O, how that crowd did cheer.
Sing the song of violence then watch how the crowd sways and nods like reeds in the wind, wanton and wanting for the taste of blood on their lips, on their tongues, between their teeth, dribbling down their chins, congregating into a great flood that will surely swallow house and home, family and friend, everything and all and all and evermore.
See this boy. He’s sprawled out in defeat, the mat beneath him dyed red, red, red. Kaz Troy, a prince left for the guillotine.
Because that’s what these people really want. Violence for the sake of violence, bloodshed for the sake of bloodshed. From Rome’s Colosseum all the way to the KFC Yum! Center. We’d like to think we’ve evolved, we’ve advanced, we’ve changed, but let’s not shit ourselves. Just listen to those cheers, that mindless fervor, that decadent joy. With each kick, each punch, each tooth, each nail, a whoop and a holler and another t-shirt sold.
Rejoice! Rejoice in knowing that you, the fans, are living vicariously through those wrestlers in the ring. Rejoice in knowing that they’re a reflection of your most base instincts, the things you’d want to do to your fellow man if only you had the chance or the strength or the balls. Rejoice in knowing that you get to go home when the show is over, back to your job and your family and all the other pointless little meanderings that make up your every day. Rejoice because you’ve been entertained, your bloodlust sated, and you don’t have to live with the consequences, the pain, the memory of your actions.
See this man. He stands victorious, a mind full of hornets and his fists still trembling, the ringing in his ears tremendous. Daytona, Daytona; a cutthroat, a butcher, a murderer.
Sure, he’s happy. The Heir slain, his spot in round two secure, and Larry Lawson appeased… but look again. Buried deep beneath that apparent happiness and cocksure pride, as he leans back against the ring ropes, battered and bruised and surrounded by a chorus of boos, there’s something else, another emotion trying to bubble itself to the surface. Regret? Remorse? Just a pang, hardly perceivable and barely acknowledged. Even so, as his music plays and he makes his way up the ramp, it’s there, tunneling a hole through his brain, a single question catching flame and igniting all of his other thoughts on fire:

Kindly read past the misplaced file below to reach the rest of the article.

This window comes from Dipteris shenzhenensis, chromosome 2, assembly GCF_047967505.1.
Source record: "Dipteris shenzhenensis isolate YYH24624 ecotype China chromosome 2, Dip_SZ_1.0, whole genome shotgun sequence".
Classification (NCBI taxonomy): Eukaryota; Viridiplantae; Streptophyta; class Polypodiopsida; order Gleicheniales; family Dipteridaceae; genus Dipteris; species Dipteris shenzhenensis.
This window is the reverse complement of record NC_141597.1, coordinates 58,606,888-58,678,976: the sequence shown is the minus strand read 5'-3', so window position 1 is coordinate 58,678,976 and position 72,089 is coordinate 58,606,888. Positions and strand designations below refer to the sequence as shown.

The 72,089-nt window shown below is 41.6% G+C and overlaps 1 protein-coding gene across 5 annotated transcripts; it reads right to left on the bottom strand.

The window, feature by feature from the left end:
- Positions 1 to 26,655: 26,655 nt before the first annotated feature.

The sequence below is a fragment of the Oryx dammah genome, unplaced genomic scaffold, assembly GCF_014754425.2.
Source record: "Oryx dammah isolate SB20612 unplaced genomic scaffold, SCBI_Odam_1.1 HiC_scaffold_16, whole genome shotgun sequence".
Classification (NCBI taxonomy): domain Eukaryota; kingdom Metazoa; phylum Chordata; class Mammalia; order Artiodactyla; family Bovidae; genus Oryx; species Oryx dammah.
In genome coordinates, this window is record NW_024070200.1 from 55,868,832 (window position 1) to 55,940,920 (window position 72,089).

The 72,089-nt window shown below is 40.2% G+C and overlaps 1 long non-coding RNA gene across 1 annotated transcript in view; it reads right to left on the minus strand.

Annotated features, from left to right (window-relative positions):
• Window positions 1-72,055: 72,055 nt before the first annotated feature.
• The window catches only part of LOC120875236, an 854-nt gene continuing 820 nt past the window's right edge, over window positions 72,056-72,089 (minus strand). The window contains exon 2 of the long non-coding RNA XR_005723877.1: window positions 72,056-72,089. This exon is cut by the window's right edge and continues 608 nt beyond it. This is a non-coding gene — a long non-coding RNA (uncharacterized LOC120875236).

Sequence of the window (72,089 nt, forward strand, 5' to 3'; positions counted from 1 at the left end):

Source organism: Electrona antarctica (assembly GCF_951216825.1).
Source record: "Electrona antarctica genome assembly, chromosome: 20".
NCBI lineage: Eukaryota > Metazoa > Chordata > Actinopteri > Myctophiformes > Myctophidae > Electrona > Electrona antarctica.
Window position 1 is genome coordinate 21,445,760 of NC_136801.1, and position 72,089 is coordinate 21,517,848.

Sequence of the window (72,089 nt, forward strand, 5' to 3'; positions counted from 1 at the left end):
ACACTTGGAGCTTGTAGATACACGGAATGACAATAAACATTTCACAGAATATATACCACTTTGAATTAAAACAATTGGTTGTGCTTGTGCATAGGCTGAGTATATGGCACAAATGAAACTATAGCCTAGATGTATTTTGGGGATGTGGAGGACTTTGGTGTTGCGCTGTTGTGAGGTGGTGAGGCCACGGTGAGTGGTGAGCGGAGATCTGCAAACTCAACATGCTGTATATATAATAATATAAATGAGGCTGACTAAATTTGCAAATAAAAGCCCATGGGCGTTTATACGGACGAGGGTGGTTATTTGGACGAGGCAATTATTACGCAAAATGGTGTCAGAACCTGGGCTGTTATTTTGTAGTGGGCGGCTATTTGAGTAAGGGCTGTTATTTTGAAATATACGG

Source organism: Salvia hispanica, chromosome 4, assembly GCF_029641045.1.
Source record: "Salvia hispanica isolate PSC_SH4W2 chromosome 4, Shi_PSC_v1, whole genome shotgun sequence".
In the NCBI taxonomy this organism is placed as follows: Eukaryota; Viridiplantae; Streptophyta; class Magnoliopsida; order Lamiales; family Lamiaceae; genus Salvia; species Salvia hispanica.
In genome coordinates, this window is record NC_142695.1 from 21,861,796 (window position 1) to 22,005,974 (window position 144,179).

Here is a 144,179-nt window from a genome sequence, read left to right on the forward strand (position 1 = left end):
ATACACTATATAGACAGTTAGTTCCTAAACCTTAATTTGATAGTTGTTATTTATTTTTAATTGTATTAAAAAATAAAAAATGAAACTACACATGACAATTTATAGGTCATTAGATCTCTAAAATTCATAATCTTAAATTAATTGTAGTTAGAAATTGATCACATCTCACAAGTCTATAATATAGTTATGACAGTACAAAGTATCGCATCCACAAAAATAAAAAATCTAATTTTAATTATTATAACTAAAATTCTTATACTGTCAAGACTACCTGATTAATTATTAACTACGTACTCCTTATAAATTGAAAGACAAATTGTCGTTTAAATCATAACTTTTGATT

Well? Was it worth it?
Daytona Diamonds wasn’t feeling like himself.
He hadn’t felt like himself in days, truth be told. Weeks, if we’re really keeping count. Sitting in a greasy diner on the outskirts of Vegas, all he’d done for five minutes straight was stare into his cup of coffee; an inky black void, a caffeinated purgatory, fresh ground oblivion. Outside, the sun baked the desert while vultures flew overhead, circling the diner as if they knew Death himself had stopped in for a bite to eat.
“Daytona… ?” Larry asked from across the table. “Hello? Did you hear what I said?”
“Huh? Oh. Sorry,” Daytona said. “I was just daydreamin’ is all.”
“Well, cut it out. This is a business meeting, not an excuse for you to drift off to lala land,” Larry said. “I was talking about your match last week. That was quite the spectacle. Exactly what I asked for; a star making performance! The way you fought that boy… I didn’t think you had it in you.”
“Yep,” Daytona nodded with a forced smile. “I reckon it was pretty good.”
“Well, you’ll be happy to know that the payout for the bets I made were more than just ‘pretty good’,” Larry said. “I usually wouldn’t do this, but… given your current situation with those pesky fines, I’d feel repulsed with myself if I didn’t give you something for your troubles. Consider this an olive branch, Daytona. The start of something new, yes?”
Larry sat an envelope on the table and pushed it across. Daytona sighed as he reached for the envelope and looked inside; five hundred dollar bills, a stone-faced Benjamin Franklin staring back at him.
“Thanks,” Daytona muttered, tucking the envelope into his jacket. “Glad to be of service.”
“I thought you’d be happier,” Larry said. “I know that look. That’s the same look your father used to get when he was mad about my booking. Something bothering you? Go ahead. Let’s hear it.”
“With all due respect, the hell do you care for?” Daytona sneered. “We ain’t buddies, Larry. You’re my goddang loan shark. Let’s not get chummy.”
“Well, be that as it may, it’s in my best interest as your agent to know when you’re feeling blue, my boy,” Larry said. “I can’t have my prized pony getting depressed, now can I? Not when he has a derby to win. So, let’s hear it.”
Funny thing about thoughts versus words: you can think whatever you want and nobody ever has to know… but saying those thoughts out loud? Well, that’s not easy. Daytona didn’t like the idea of baring his soul. He shook his head, biting at his lower lip as he stared down at the table, at his coffee, at the sugar caddy, at the napkin dispenser, at anything other than Larry fucking Lawson.